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I wad be laith to rin an' chase thee,
Wi' murd'ring pattle!*

I'm truly sorry man's dominion,
Has broken nature's social union,
An' justifies that ill opinion,

Which makes thee startle

At me, thy poor, earth-born companion,

An' fellow-mortal!

I doubt na, whiles, but thou may thieve;
What then? poor beastie, thou maun live!
A daimen ickerb in a thrave©

'S a sma' request;

I'll get a blessin wi' the lave,d

An' never miss't!

Thy wee bit housie, too, in ruin!
It's silly wa's the win's are strewin!
An' naething, now, to bige a new ane,
O' foggage green!

An' bleak December's winds ensuin,

Baith snell' an' keen!

Thou saw the fields laid bare an' waste,

An' weary winter comin fast,

An' cozie here, beneath the blast,

Thou thought to dwell

Till crash the cruel coulter past

Out thro' thy cell.

That wee bit heap o' leaves an' stibble,
Has cost thee mony a weary nibble!
Now thou's turn'd out, for a' thy trouble,
But house or hald,h

To thole the winter's sleety dribble,

An' cranreuch3 cauld!

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But Mousie, thou art no thy lane,
In proving foresight may be vain;
The best-laid schemes o' mice an' men
Gang aft agley,a

An' lea'e us nought but grief an' pain,
For promis'd joy!

Still thou art blest, compar'd wi' me
The present only toucheth thee:
But och! I backward cast my e'e,

On prospects drear!
An' forward, tho' I canna see,

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Epitaph on John Dove, Innkeeper.1

HERE lies Johnie Pigeon;

What was his religion

Whae'er desires to ken,

To some other warl'

Maun follow the carl,

For here Johnie Pigeon had nane!

Strong ale was ablution,

Small beer persecution,

A dram was memento mori;

But a full-flowing bowl

Was the saving his soul,

And port was celestial glory.

8 go oft awry.

'He kept the Whitefoord Arms, in Mauchline, where a Bachelor's Club met.


Epitaph for James Smith.1

LAMENT him, Mauchline husbands a',
He aften did assist ye;

For had ye staid hale weeks awa,

Your wives they ne'er had miss'd ye.

Ye Mauchline bairns, as on ye press
To school in bands thegither,
O tread ye lightly on his grass,-
Perhaps he was your father!

Adam Armour's Prayer.2

GUDE pity me, because I'm little!
For though I am an elf o' mettle,
An' can, like ony wabster's shuttle,
Jink there or here,

Yet, scarce as lang's a gude kail-whittle,
I'm unco queer.

An' now Thou kens our waefu' case;
For Geordie's jurr° we're in disgrace,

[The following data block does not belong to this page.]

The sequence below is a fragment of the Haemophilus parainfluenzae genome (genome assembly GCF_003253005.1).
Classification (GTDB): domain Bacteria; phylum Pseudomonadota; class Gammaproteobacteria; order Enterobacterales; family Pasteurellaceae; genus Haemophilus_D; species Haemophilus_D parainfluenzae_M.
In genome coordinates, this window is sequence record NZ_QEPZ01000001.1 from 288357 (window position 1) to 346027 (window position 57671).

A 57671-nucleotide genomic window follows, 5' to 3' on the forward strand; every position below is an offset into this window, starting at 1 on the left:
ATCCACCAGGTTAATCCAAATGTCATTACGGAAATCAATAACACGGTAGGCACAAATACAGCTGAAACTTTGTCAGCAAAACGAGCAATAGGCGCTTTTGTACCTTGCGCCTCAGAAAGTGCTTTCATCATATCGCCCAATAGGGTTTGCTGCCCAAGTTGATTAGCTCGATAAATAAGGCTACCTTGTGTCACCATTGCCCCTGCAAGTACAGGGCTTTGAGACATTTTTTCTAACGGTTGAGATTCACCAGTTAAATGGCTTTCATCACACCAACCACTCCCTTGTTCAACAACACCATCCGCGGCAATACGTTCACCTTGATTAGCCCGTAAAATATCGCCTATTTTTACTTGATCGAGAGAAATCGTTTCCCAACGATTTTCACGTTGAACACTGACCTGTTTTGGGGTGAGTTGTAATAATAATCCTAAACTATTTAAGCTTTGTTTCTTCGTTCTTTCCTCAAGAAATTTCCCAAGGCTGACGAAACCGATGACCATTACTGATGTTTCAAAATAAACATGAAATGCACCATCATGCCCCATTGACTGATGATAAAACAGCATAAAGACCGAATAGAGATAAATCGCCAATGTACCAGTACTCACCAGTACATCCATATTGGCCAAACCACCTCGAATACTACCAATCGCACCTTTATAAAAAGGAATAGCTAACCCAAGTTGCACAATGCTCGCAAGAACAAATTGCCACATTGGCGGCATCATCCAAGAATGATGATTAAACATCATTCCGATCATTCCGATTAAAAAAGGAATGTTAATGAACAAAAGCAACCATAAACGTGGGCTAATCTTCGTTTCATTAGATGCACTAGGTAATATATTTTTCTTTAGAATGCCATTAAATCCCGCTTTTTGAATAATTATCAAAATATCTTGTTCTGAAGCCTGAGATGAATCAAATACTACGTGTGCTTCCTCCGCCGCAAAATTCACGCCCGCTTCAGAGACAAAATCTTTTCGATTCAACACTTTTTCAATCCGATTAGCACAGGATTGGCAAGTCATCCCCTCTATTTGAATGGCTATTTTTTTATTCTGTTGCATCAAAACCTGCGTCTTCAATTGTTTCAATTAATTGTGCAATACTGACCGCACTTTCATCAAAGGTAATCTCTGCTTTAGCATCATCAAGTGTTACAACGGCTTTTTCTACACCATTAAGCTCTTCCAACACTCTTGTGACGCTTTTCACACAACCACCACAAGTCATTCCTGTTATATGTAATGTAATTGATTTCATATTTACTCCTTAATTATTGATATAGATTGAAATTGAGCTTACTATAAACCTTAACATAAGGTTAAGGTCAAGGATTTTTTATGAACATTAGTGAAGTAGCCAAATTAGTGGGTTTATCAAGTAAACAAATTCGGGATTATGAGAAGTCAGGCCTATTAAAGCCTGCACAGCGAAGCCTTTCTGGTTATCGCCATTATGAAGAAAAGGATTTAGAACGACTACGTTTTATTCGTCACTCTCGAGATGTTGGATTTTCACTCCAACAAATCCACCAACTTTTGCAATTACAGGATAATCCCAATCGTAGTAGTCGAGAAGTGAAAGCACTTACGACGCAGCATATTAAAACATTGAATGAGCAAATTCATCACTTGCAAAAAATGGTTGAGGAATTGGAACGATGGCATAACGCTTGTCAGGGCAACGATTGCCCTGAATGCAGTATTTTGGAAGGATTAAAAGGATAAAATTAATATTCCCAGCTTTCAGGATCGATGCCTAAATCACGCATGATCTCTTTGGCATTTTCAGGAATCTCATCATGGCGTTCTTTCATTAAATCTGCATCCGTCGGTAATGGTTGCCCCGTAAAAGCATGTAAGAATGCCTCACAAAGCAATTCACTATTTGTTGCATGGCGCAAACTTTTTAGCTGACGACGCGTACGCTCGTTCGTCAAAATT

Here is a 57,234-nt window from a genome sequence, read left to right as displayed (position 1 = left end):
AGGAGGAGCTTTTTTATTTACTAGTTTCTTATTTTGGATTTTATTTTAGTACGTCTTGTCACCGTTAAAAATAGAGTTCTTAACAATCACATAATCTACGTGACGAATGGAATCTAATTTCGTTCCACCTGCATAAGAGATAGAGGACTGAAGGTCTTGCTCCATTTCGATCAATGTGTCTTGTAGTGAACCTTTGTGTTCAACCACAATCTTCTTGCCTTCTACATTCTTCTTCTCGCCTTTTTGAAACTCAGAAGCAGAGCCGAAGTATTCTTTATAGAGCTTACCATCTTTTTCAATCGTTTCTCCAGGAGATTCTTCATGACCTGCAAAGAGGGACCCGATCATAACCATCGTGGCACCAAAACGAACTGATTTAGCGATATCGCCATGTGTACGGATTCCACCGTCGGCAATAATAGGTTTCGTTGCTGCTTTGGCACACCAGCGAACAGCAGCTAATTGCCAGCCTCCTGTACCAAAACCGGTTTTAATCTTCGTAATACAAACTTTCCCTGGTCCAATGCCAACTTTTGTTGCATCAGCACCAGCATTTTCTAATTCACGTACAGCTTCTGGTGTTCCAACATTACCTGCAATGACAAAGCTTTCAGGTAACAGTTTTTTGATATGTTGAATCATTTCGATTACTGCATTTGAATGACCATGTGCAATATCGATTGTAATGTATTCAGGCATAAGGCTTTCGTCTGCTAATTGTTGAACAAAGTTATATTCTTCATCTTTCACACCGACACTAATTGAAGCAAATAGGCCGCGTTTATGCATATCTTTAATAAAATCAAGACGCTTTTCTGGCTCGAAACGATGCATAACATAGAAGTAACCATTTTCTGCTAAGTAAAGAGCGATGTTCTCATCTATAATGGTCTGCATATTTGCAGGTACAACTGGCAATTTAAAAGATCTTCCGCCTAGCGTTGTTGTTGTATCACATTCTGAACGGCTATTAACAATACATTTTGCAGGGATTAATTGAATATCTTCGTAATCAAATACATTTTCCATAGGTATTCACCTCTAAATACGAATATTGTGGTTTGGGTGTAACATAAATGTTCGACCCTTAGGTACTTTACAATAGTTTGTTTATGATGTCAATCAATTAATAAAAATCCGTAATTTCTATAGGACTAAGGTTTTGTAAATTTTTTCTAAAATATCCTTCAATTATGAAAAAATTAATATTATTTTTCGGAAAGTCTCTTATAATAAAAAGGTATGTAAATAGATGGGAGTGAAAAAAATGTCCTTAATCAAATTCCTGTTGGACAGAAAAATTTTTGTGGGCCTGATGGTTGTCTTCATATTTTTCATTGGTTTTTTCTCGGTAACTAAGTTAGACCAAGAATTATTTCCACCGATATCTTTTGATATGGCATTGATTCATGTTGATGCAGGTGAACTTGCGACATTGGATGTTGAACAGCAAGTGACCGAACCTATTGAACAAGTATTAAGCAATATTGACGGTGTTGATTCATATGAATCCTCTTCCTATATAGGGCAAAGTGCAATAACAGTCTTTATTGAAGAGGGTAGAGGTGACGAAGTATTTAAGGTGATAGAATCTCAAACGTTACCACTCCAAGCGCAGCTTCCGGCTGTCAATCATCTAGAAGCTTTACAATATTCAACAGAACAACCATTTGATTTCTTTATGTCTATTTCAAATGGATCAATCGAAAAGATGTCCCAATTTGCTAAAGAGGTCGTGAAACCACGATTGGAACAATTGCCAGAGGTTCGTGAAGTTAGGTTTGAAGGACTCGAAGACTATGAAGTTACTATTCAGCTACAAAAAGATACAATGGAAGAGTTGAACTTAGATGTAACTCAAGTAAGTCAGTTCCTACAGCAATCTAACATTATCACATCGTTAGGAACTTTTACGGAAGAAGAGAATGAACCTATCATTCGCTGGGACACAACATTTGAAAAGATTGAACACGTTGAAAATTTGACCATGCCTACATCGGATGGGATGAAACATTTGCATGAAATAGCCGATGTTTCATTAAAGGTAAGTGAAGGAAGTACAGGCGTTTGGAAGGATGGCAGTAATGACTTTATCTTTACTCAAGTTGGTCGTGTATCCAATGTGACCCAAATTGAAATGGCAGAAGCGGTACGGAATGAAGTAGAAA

Because we stang'dd her through the place,
An' hurt her spleuchan;

For whilk we daurna show our face

Within the clachan,

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An' now we're dern'da in dens and hollows,
And hunted, as was William Wallace,
Wi' constables-thae blackguard fallows,
An' sodgers baith;

But Gude preserve us frae the gallows,
That shamefu' death!

Auld grim black-bearded Geordie's sel'-
O shake him owre the mouth o' hell!
There let him hing, an' roar, an' yell
Wi' hideous din,

And if he offers to rebel,

Then heave him in.


When Death comes in wi' glimmerin blink,
An' tips auld drucken Nanse 1 the wink,
May Sautan gie her doup a clink

Within his yett,


An' fill her up wi' brimstone drink,

Red-reekin het.

Though Jock an' hav'reld Jean 2 are merry-
Some devil seize them in a hurry,

An' waft them in th' infernal wherry

Straught through the lake,

An' gie their hides a noble curry

Wi' oil of aikR!

As for the jurr-puir worthless body!
She's got mischief enough already;
Wi' stangèd hips, and buttocks bluidy,
She's suffer'd sair;

But, may she wintle in a woody,'
If she wh-e mair!

b posteriors.

• oak (i.e., with a cudgel.)

1 Geordie's wife.

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a hoary.


The Jolly Beggars.-A Cantata.1


WHEN lyart leaves bestrow the yird,
Or wavering like the bauckie-bird,2
Bedim cauld Boreas' blast;

When hailstanes drive wi' bitter skyte,"
And infant frosts begin to bite,
In hoary cranreuchd drest;
Ae night at e'en a merry core
O' randie, gangrel bodies,
In Poosie-Nansie's held the splore,
To drink their orra duddies;
Wi' quaffing an' laughing,
They ranted an' they sang,
Wi' jumping an' thumping,
The vera girdle rang,

First, neist the fire, in auld red rags,
Ane sat, weel brac'd wi' mealy bags,
And knapsack a' in order;
His doxy lay within his arm;
Wi' usquebae an' blankets warm
She blinkit on her sodger;
An' aye he gies the tozie drab
The tither skelpin' kiss,

While she held up her greedy gab,
Just like an aumous dish;




• reckless, vagrant. superfluous rags.
h whisky.
i muddled.
1 This immortal poem was partly
given in manuscript by Burns,
rich men give who care not for their
gifts," to one Richmond, in whose
company, in 1785, he had watched a
festival of vagrom men. In 1793,
Burns had forgotten the Cantata, and
kept no copy. Shakespeare was not
more regardless of his works. The
rest of the manuscript was presented
by Burns to a Mr David Woodburn,
without Richmond's part, which has
been added it runs from
Merry-Andrew" to "he's far dafter


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